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Best of Liz Benston

Gaming Guru

Liz Benston
 

Survey: Casinos Shifting to Younger Designs

6 October 2004

Future casinos will be designed primarily with a younger audience in mind rather than for older, more affluent customers, according to an annual survey of design and construction professionals released Tuesday by the American Gaming Association.

Customers can also expect to see fewer themes but hipper features such as high-speed Internet access and flat-screen TVs, the survey said.

In the survey, 71 percent of respondents said the casino industry is witnessing a permanent shift toward "younger" designs appealing to 25 to 39-year-olds.

Such designs also appeal to older customers who want to act young, said Terry Dougall, president and chief executive of Dougall Design Associates of Los Angeles.

"We're not going to grow old without kicking and screaming," said Dougall, who spoke as part of a panel discussion on the survey at the Global Gaming Expo in Las Vegas Tuesday.

While good design is critical to a casino's success, cost remains an overriding limitation on what can actually get built, the survey found. In the survey, 44 percent said cost is a bigger constraint on builders and designers than ever before, while another 44 percent said they operate under the same cost constraints as before. Only 13 percent said designers have more freedom to finance their vision than ever.

Deciding how much a casino will cost often depends on myriad factors including whether gaming will be legalized nearby or whether an Indian tribe will surface with a competing casino in the years to come, said Dan Lee, chief executive of Pinnacle Entertainment Inc. in Las Vegas. Lee was Steve Wynn's former chief financial officer at Mirage Resorts Inc.

Effective casino design makes customers feel comfortable and is also financially efficient, Lee said.

The Monte Carlo in Las Vegas is one of the best-designed casinos anywhere because it looks much more expensive than the $225 million it cost to build and earns $90 million a year, he said. By contrast, the cost of the Aladdin is about the same as the Bellagio but the two resorts' designs are drastically different, he said.

Bank of America Managing Director Bill Newby said the Monte Carlo is probably "one of the best returning assets on the Strip" because it was designed within a budget.

Bank of America looked at the blueprints for the Aladdin and passed on financing the project because it was a design mess, Newby said.

The financial markets were increasingly receptive to casino deals at the time but investors "should have spent more time with the blueprints," he said.

The bankruptcy of the Aladdin a year after the property opened can be attributed to flaws including requiring vehicles to enter the property's parking garage from the rear and placing the front entrance above the Strip rather than at street level, panelists said.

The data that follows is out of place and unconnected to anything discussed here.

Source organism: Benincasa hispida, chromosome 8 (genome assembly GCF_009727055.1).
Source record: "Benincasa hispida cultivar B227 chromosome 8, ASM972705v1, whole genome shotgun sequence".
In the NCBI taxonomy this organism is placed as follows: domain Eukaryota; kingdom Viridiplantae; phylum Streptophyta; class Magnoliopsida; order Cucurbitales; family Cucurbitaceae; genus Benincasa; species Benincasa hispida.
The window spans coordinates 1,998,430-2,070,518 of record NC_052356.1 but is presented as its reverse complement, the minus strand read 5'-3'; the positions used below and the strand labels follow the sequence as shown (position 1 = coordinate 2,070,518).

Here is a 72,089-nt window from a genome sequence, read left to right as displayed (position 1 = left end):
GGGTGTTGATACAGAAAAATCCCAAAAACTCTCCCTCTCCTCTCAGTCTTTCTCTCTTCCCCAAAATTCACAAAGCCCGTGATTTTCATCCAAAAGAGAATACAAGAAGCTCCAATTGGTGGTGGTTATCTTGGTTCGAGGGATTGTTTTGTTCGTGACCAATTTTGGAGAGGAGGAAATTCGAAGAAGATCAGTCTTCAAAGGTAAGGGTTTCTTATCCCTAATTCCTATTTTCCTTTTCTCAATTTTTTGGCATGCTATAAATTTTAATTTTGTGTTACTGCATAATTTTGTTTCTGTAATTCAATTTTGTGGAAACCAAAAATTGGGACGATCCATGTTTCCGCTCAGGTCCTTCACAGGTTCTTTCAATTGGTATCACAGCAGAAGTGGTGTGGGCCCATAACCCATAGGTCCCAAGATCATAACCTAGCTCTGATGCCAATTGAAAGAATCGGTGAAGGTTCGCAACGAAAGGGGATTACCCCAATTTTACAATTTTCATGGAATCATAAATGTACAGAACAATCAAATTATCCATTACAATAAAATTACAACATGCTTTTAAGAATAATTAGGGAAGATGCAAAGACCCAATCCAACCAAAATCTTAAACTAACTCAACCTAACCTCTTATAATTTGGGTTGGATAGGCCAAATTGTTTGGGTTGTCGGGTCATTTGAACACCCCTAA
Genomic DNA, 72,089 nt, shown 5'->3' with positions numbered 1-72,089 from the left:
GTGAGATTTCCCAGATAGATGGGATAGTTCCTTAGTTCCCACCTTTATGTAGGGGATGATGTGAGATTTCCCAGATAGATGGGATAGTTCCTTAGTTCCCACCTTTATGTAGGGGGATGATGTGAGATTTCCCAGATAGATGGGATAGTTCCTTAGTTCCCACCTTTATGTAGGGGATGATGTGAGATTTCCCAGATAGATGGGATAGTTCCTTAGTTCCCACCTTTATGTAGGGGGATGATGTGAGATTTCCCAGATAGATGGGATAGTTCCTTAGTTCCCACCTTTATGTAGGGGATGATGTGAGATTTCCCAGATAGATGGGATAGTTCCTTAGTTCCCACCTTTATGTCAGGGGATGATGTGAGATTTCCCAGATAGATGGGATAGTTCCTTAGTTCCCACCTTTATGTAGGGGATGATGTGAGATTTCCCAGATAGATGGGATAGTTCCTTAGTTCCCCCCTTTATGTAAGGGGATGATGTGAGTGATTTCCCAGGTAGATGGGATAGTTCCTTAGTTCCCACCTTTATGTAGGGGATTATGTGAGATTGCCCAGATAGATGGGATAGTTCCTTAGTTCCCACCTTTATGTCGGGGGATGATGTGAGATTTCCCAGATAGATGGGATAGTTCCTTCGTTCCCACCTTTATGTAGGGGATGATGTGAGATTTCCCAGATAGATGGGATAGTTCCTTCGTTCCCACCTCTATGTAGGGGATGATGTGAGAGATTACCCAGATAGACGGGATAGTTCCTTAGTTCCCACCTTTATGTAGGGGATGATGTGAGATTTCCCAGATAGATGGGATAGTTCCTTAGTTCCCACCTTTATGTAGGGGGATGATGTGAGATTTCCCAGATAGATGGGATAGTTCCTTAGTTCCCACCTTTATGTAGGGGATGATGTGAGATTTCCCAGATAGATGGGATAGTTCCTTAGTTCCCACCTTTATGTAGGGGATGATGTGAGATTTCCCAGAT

A good design doesn't always mean financing will be easy, Newby said.

The Borgata resort in Atlantic City was difficult to get financed because banks were wary about entering an aging market where a major casino hadn't been built in 13 years, he said. Likewise, the Foxwoods tribal casino in Connecticut was a tough sell on Wall Street because it was the first major deal of its kind at the time. Now banks are investing millions of their own money in tribal deals because they are lucrative and banks understand the dynamics behind them, he said.

Lee said casinos will continue to add non-gambling amenities to build their reputations as resort attractions and to steal business from traditional hotels that don't have the benefit of profit centers like gambling.

"The casino industry is the hotel industry with an edge," he said.

Tribal casinos rather than commercial casinos or racetrack casinos would constitute the bulk of new projects in the years to come, panelists said.

Perini Building Co., the largest construction company in the casino and hotel industry nationwide, estimates that about half of its $1.2 billion in building revenue this year will come from tribal casino projects. About half of its building revenue over the next three to five years also will come from tribal casinos, Chairman Richard Rizzo said.

"There are more opportunities than there are resources," he said. "We can be selective."

Other results from the AGA survey:

31 percent of those polled said the Borgata resort in Atlantic City was the best-designed casino they had ever visited. Mandalay Bay was No. 2 on the list with 19 percent and Bellagio and Mirage tied for 13 percent.

71 percent said casinos would move somewhat away from themes, while 29 percent said casinos would continue to rely on property themes to the extent they do today.

76 percent said signature attractions such as the volcano at the Mirage and the Eiffel Tower replica at Paris Las Vegas will remain an important part of the future of casino design while 24 percent said it would fall by the wayside.

53 percent said shows and headliners will become less important profit streams for casinos as hip nightclubs take over while 47 percent said shows will always be a "vital non-gaming amenity" and called trendy nightclubs a "fad."

82 percent said high-speed Internet access is becoming a top room amenity for guests while 47 percent said the same for flat screen TVs. Another 29 percent said the same for Jacuzzi bathtubs as well as small sitting areas attached to rooms.

75 percent said the flood of condominium towers proposed along the Las Vegas Strip would not pose much competition to casino resorts for revenue but 25 percent said the condos present a "real challenge" to resorts' revenue.

39 percent said they are witnessing greater diversity in casino design while 28 percent said designs are becoming more homogeneous. Another 33 percent said the diversity of designs is about the same as in years past.